Michael was certainly on the right track yesterday and I'm actually suspicious that Brett may have known who it was and didn't guess.  You all are far too modest.  Rugby is still on my mind and the Rugby World Cup is currently underway in New Zealand, so continuing the theme from last week, I decided to feature a war hero from New Zealand.

Charles Upham is one of only three men in history to twice win the Victoria Cross (akin to our Medal of Honor) and the only combat infantryman to be so honored.

A sheep farmer by profession, Upham enlisted in the 2nd New Zealand Expeditionary Force in 1939 and was sent to Greece in anticipation of a German attack.  Soon his unit was withdrawn to Crete where he earned his first Victoria Cross for numerous actions between May 22 and 30, 1941.  The first citation read as follows:

War Office,
14th October,

     The KING has been graciously pleased to approve of awards of the VICTORIA CROSS to the undermentioned:—
Second-Lieutenant Charles Hazlitt Upham (8077), New Zealand Military Forces.
     During the operations in Crete this officer performed a series of remarkable exploits, showing outstanding leadership, tactical skill and utter indifference to danger.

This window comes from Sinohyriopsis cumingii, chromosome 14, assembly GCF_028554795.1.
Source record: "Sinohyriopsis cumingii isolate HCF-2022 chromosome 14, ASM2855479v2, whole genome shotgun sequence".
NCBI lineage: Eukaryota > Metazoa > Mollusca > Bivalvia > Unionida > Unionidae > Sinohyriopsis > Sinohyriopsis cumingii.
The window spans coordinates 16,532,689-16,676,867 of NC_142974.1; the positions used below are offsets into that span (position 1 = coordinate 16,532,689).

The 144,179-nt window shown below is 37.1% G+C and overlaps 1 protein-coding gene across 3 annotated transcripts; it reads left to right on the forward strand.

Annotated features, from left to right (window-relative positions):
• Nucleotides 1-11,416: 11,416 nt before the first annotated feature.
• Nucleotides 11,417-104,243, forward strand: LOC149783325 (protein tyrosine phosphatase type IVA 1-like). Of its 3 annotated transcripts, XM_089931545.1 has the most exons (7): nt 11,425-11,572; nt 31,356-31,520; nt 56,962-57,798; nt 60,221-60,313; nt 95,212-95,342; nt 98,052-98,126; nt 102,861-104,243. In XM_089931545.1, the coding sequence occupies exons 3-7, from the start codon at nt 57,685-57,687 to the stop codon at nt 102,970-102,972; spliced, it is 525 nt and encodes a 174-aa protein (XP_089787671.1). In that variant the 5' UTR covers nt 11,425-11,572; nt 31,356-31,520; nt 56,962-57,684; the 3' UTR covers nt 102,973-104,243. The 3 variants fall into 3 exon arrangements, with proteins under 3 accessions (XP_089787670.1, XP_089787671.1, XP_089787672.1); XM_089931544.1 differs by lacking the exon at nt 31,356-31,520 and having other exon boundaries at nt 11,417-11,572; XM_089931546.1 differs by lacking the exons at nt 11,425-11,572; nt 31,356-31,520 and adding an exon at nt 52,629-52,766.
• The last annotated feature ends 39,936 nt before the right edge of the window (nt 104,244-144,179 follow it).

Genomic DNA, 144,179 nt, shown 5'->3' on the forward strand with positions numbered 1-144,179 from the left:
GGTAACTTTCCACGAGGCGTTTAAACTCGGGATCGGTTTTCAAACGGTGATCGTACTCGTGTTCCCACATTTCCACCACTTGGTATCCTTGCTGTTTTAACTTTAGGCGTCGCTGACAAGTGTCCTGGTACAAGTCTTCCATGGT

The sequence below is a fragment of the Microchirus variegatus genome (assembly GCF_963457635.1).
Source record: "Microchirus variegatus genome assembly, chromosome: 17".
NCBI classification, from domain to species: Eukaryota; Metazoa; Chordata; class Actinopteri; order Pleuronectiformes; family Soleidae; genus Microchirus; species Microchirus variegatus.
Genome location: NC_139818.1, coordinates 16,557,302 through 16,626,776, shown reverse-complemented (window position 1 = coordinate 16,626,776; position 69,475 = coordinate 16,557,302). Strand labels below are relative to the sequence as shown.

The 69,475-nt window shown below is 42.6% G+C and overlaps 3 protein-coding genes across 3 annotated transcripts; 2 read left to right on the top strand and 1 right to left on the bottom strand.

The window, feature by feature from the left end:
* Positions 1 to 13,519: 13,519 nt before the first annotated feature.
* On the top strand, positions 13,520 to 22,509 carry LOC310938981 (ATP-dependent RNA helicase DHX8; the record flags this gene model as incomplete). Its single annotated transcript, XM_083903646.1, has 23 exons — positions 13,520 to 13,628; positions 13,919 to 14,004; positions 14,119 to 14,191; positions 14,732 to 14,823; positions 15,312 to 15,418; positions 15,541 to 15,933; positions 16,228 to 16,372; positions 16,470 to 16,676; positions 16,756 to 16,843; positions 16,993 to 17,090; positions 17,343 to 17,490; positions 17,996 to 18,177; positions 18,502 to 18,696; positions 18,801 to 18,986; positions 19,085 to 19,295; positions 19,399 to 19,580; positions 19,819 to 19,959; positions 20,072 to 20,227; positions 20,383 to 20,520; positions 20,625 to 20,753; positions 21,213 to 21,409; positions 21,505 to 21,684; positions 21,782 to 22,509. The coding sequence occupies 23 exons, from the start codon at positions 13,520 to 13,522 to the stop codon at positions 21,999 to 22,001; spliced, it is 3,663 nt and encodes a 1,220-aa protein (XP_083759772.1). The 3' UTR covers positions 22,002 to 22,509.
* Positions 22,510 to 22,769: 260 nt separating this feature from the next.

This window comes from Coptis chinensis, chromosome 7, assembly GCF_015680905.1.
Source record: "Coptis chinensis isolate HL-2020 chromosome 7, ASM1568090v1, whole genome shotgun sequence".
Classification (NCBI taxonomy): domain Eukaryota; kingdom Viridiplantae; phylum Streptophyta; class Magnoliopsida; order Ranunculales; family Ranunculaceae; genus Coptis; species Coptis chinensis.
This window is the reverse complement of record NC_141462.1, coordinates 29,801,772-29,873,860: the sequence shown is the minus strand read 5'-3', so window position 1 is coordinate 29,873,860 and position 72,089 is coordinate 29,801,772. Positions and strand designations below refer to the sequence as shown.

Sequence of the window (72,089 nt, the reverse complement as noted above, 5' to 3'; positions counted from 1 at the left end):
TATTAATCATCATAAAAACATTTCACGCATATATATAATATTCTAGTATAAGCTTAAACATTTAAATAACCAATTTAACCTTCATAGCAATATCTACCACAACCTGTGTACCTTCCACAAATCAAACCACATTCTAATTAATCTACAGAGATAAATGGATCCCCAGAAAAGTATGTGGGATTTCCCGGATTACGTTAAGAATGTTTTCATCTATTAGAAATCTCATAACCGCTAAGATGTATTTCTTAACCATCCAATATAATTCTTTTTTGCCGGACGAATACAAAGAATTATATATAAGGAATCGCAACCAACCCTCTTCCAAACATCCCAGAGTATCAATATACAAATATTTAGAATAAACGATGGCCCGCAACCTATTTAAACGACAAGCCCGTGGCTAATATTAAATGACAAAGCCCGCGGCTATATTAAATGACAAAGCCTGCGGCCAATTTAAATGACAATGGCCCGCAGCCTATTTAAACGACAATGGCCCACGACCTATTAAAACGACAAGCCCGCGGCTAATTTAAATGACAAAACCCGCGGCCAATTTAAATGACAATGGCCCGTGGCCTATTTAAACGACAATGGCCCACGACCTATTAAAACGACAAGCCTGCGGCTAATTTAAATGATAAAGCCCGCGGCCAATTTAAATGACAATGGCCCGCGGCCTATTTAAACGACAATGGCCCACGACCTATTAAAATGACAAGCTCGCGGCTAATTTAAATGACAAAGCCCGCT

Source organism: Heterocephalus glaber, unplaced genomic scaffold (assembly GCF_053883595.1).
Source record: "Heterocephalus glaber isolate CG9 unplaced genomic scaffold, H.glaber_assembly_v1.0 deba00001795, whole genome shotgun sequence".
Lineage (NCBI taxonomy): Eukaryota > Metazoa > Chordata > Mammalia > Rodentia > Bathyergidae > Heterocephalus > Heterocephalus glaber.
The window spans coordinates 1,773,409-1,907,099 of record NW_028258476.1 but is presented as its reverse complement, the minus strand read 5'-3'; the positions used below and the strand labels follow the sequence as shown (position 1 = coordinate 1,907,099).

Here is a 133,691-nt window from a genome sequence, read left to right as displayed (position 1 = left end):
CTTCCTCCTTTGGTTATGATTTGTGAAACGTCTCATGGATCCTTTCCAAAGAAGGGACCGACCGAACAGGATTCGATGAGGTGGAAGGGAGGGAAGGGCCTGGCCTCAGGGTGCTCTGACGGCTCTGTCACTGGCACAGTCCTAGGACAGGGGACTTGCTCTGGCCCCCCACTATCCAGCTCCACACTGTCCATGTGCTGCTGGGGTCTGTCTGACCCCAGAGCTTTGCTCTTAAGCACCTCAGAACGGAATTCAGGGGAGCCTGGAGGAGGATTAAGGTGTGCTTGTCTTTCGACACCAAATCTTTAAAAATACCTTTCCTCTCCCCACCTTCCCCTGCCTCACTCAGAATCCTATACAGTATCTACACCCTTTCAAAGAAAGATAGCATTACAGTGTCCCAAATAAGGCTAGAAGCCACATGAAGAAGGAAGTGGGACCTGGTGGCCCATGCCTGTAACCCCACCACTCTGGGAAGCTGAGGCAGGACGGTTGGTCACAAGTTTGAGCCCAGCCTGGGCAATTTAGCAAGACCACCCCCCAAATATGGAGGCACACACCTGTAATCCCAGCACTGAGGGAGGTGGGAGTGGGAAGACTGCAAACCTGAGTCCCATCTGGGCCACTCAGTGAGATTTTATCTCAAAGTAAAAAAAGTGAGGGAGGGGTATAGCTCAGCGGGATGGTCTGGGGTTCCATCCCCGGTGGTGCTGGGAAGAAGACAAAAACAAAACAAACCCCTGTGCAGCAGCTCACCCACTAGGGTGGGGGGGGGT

He commanded a forward platoon in the attack on MALEME on 22nd May and fought his way forward for over 3,000 yards un- supported by any other arms and against a defence strongly organised in depth. During this operation his platoon destroyed numer- ous enemy posts but on three occasions
sections were temporarily held up.
     In the first case, under a heavy fire from a machine gun nest he advanced to close quarters with pistol and grenades, so demoralizing the occupants that his section

was able to " mopup " with ease.
     Another of his sections was then held up by two machine guns in a house. He went in and placed a grenade through a window, destroying the crew of one machine gun and several others, the other machine gun being silenced by the fire of his sections.

     In'the third case he crawled to within 15 yards of an M.G. post and killed the gunners
with a grenade.
     When his Company withdrew from MALEME he helped to carry a wounded man out under fire, and together with another officer rallied more men together to carry other wounded men out.